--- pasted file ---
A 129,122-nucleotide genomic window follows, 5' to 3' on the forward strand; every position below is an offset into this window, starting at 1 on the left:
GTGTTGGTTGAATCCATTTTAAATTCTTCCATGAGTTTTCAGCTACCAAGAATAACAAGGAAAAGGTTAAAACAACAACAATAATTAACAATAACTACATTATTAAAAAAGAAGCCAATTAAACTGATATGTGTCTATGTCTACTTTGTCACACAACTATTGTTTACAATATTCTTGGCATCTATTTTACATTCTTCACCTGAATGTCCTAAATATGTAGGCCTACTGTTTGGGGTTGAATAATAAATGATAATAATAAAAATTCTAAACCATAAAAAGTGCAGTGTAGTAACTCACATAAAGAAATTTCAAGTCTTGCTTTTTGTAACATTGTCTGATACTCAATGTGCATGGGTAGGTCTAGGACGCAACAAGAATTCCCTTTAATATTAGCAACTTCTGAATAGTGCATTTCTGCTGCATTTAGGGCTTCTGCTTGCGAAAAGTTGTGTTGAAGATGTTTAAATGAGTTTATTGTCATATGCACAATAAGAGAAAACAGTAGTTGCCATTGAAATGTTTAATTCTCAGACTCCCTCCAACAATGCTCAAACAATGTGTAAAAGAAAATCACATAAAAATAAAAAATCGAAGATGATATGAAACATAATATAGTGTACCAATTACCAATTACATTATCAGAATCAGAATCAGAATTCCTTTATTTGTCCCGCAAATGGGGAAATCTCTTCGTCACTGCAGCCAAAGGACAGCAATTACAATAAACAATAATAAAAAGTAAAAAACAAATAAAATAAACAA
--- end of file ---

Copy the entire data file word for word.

A 129,122-nucleotide genomic window follows, 5' to 3' on the forward strand; every position below is an offset into this window, starting at 1 on the left:
GTGTTGGTTGAATCCATTTTAAATTCTTCCATGAGTTTTCAGCTACCAAGAATAACAAGGAAAAGGTTAAAACAACAACAATAATTAACAATAACTACATTATTAAAAAAGAAGCCAATTAAACTGATATGTGTCTATGTCTACTTTGTCACACAACTATTGTTTACAATATTCTTGGCATCTATTTTACATTCTTCACCTGAATGTCCTAAATATGTAGGCCTACTGTTTGGGGTTGAATAATAAATGATAATAATAAAAATTCTAAACCATAAAAAGTGCAGTGTAGTAACTCACATAAAGAAATTTCAAGTCTTGCTTTTTGTAACATTGTCTGATACTCAATGTGCATGGGTAGGTCTAGGACGCAACAAGAATTCCCTTTAATATTAGCAACTTCTGAATAGTGCATTTCTGCTGCATTTAGGGCTTCTGCTTGCGAAAAGTTGTGTTGAAGATGTTTAAATGAGTTTATTGTCATATGCACAATAAGAGAAAACAGTAGTTGCCATTGAAATGTTTAATTCTCAGACTCCCTCCAACAATGCTCAAACAATGTGTAAAAGAAAATCACATAAAAATAAAAAATCGAAGATGATATGAAACATAATATAGTGTACCAATTACCAATTACATTATCAGAATCAGAATCAGAATTCCTTTATTTGTCCCGCAAATGGGGAAATCTCTTCGTCACTGCAGCCAAAGGACAGCAATTACAATAAACAATAATAAAAAGTAAAAAACAAATAAAATAAACAA